By  on August 20, 2007

Refinery29, a Web site devoted to independent designers and retailers, on Wednesday will launch "The Countdown," a behind-the-scenes look at six young designers as they prepare their collections for New York Fashion Week. The series will air through Sept. 5, with a wrap-up episode to be presented at the end of fashion week.

"We had a really short list" of potential designers, said Philippe von Borries, creative director of Refinery29. "We wanted to work with designers who'd let us be a fly on the wall."

Alexander Wang, Jeremy Laing, Vena Cava, Rag & Bone, Karen Walker and Ruffian agreed to subject themselves to the camera's scrutiny during what is arguably one of the most stressful times in a designer's life. Episodes will focus on different aspects of the process, from casting models to scouting locations for runway shows.

"Because they're independent, they don't have the same resources" as more established designers, von Borries said. "They're producing the best show they can on a shoestring."

Viewers will see some of the designers using their ingenuity to overcome obstacles. Others will bemoan their bad timing. Rag & Bone, for example, moved into a new studio. "It was chaos," von Borries said.

The designers weren't chosen for having outsize personalities or a combative style for the purpose of entertainment. "We wanted to capture different components of fashion week," said Christine Barberich, Refinery29's editorial director. "If we capture someone stressed out," so be it, she said, explaining that the production team wasn't looking for that. Still, the tag line of an ad for "The Countdown" plays up the tension: "Six designers. Six studios. One feverish race to fashion week."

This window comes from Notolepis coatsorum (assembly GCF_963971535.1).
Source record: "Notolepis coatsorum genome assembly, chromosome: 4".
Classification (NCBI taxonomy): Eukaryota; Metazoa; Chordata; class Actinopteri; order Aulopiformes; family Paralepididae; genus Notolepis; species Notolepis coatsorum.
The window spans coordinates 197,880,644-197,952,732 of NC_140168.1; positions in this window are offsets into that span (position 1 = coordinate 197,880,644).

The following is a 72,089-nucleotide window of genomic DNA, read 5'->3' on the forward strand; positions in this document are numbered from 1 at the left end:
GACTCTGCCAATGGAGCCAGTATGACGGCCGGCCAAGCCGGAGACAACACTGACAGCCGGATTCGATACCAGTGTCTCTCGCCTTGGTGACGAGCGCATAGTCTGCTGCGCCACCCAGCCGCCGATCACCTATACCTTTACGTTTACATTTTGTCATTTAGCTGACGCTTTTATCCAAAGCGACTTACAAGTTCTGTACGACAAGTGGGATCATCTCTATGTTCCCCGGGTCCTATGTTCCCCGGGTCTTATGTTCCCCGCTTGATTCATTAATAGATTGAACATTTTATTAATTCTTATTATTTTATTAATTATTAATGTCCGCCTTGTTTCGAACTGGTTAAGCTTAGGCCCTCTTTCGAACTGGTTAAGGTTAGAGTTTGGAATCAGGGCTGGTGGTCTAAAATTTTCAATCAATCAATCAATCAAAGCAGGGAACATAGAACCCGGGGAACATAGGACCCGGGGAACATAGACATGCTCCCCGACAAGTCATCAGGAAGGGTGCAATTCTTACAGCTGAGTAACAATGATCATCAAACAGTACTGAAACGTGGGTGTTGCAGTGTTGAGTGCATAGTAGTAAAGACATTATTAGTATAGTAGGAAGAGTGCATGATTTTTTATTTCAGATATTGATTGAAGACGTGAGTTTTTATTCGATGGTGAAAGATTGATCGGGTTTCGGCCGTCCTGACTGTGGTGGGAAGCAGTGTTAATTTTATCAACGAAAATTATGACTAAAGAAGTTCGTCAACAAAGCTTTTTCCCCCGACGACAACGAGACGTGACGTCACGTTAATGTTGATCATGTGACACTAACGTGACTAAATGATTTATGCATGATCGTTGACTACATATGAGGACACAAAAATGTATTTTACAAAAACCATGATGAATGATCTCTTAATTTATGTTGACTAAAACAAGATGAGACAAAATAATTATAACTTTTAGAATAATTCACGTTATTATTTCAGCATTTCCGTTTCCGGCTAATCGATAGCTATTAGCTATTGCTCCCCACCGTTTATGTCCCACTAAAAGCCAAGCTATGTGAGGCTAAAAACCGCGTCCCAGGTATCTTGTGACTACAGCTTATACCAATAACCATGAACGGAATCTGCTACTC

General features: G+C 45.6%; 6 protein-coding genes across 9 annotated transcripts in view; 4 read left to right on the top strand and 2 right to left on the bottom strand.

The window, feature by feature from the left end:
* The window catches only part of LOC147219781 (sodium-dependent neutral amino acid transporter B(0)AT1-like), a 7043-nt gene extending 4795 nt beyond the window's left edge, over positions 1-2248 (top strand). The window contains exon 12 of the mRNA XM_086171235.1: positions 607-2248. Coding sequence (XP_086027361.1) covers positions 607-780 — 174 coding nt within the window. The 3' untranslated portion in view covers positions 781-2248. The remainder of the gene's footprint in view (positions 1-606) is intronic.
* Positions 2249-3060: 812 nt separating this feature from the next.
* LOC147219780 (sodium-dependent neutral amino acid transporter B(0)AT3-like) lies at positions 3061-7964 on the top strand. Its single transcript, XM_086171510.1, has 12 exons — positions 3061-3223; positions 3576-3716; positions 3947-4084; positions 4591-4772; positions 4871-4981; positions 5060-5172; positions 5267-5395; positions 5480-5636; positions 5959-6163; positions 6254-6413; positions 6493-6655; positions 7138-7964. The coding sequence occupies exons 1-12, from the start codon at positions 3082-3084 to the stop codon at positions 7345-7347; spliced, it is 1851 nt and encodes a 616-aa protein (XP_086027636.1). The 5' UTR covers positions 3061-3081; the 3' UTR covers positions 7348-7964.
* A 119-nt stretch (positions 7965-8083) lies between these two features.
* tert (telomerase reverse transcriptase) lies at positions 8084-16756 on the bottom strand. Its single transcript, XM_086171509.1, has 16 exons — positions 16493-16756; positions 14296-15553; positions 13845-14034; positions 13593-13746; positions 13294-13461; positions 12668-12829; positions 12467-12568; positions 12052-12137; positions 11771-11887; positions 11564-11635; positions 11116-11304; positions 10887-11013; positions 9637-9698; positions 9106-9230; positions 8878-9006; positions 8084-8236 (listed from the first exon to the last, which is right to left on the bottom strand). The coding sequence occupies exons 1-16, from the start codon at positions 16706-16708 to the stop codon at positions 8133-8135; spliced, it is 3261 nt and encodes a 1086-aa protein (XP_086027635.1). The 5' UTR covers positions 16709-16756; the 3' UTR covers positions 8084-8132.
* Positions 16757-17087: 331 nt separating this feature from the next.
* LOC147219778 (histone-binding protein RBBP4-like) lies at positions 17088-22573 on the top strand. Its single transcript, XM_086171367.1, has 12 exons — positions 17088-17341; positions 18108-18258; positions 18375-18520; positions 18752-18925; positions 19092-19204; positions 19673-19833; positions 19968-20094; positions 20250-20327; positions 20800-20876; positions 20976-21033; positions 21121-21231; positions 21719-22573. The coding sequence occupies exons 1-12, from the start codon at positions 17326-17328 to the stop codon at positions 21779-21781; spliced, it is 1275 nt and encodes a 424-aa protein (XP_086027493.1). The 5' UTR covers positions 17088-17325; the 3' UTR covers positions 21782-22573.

In addition to Refinery29's 120,000 visitors each month, "The Countdown" will get exposure on MySpace, which gets 60 million to 80 million impressions a month. "We have an exclusive arrangement with MySpace," von Borries said. "MySpace is trying to build up its fashion portal."

Von Borries and Barberich already have started thinking about designers for the February installment of "The Countdown." "It could become a regular channel that people tune into," von Borries said, adding, "'The Countdown' is one next step toward presenting these designers in their own voices."Refinery29, which generates all of its revenue through advertising, has a shopping component, Refinery29shops. "Our heart is really in the media side of things," von Borries admitted. "E-commerce is a form of media and information. It bears that curatorial essence. We're handpicking things and the taste level is there."

The 11 women's stores on Refinery29shops include Lyell, Steven Alan, Lisa Levine, Shelly Steffee, Mick Margo and Eskell. Four new stores are coming onboard: Inhabit, which sells luxury knitwear; All Purpose, a Los Angeles men's store; Stuart & Wright, a men's store in Brooklyn, and Honey in the Rough, a boutique in New York's Lower East Side. "There was a certain learning curve with e-commerce," Barberich said. "We're still figuring out what sells."

So far, Refinery29shops has learned that dresses sell better than everything else and the magic price point is $200.

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